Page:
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TL;DR: A massive class-action lawsuit against Google is one step closer to going to trial. The suit alleges that Google misled Play customers by warning them off using alternative app stores. The case is scheduled for next summer.
Initially, 12 US states and five territories launched antitrust litigation, including Alabama, Georgia, Hawaii, Illinois, Kansas, Maine, Michigan, Ohio, Pennsylvania, South Carolina, Wisconsin, Wyoming, American Samoa, Guam, Northern Mariana Islands, Puerto Rico, and the US Virgin Islands.
In 2021, Attorneys generals in those regions claimed that the search giant used monopolistic power and fear to persuade customers to buy apps through Google Play at "artificially inflated" prices when they could have gotten the same apps for less via other venues. The allegations amount to price fixing, which is when a company "maintains the market conditions such that the price is maintained at a given level by controlling supply and demand."
These motions prompted legal teams of several customers with similar pending individual lawsuits to come together with the AGs and petition for class-action status.
Google issued a motion to dismiss the class-action designation because not every plaintiff in the individual lawsuits could necessarily prove harm. The company's legal team argued that this would open the door for uninjured plaintiffs to join the class. However, plaintiffs countered that it wanted the designation because Google's actions caused "all" developers to inflate their prices.
On Monday, US District Court Judge James Donato ruled that uninjured parties joining the class action was of no consequence as to whether or not the suit is designated as such.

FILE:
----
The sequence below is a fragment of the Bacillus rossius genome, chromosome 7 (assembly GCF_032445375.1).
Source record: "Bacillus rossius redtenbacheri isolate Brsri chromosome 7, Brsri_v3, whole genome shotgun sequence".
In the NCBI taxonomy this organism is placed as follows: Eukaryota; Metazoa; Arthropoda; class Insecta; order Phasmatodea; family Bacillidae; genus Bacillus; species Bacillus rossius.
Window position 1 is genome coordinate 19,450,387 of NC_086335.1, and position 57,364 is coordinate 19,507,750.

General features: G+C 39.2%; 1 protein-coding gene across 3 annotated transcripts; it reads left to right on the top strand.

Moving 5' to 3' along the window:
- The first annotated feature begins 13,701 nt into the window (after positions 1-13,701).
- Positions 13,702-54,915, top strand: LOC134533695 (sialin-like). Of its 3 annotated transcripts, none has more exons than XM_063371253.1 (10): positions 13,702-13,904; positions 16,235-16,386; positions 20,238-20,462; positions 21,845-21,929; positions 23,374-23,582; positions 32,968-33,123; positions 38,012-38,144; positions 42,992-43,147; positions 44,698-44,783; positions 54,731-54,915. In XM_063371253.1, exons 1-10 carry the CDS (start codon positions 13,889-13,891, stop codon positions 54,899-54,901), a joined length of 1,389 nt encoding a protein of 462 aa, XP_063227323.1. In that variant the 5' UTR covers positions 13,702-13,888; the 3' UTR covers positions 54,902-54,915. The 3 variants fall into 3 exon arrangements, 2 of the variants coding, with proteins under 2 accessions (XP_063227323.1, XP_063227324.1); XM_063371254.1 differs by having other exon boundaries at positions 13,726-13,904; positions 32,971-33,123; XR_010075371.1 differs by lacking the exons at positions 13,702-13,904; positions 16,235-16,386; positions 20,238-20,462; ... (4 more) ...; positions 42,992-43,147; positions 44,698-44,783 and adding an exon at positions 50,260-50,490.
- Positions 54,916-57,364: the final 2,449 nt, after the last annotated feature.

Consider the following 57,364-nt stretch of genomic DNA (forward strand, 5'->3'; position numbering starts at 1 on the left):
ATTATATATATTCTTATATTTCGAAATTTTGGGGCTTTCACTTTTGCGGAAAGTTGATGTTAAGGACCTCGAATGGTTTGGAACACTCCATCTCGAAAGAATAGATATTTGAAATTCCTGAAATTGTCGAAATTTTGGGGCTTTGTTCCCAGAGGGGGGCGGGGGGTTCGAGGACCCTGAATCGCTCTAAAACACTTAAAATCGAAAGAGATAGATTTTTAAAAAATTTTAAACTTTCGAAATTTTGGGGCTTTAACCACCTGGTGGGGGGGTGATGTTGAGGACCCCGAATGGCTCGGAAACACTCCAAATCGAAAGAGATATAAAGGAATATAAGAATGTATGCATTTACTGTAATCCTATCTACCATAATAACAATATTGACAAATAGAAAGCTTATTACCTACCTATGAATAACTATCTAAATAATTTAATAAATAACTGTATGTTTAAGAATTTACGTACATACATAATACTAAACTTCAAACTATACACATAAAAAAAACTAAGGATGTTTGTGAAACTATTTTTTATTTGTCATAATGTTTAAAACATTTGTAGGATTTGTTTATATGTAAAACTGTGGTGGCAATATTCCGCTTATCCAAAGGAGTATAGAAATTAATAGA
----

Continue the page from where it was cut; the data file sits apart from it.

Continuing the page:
United States District Court Northern District of California ruling via Ars Technica
"In effect, Google demands that each class member individually prove an injury before certification may be granted," said Donato. "The law provides otherwise. It is true that a class may not be certified when it would be so overinclusive that substantial numbers of uninjured people would populate it. Google has not shown this is a concern here."
Of course, Google was not satisfied the Donato's decision. A spokesperson told Reuters that the legal team would be considering its options.
Much of the legal wrangling boiled down to "legal experts" opinions regarding app store pricing models. Plaintiff witness Hal Singer claimed that Google's dissuading customers from using alternative stores caused app makers to raise prices in Google Play "across the board" to compensate for Google cut. He concluded that app developers would lower prices if Google reduced its commission.
Google's expert Michelle Burtis countered, saying that Singer had used methodologies to calculate "pass-through rates" that were "not standard" and that she had "never seen before." She also pointed out that Singer failed to provide real-world data supporting how Google's fees influenced developers' decisions on pricing. It asked the court to strike Singer's testimony on those grounds.
Judge Donato said no.
"The Court is 'a gate keeper, not a fact finder,'" Donato wrote. "The Court will 'exclude junk science that does not meet Federal Rule of Evidence 702's reliability standards by making a preliminary determination that the expert's testimony is reliable.' Any objections short of that are fodder for cross-examination and not exclusion."
In other words, the trustworthiness and methodology of Singer's testimony, or the lack thereof, should be hashed out in court under cross-examination. Donato can only exclude testimony if it is demonstrably false. He added that just because Google's witness had never seen Singer's methodology used before does not make it invalid.
"[It] is not necessarily "surprising" for expert opinions to be based on methods that are new and not been the subject of peer review," the judge said.
Barring any delays, the case's first hearing is set for June 2023. If bested in court, Google could face up to $4.7 billion in damages.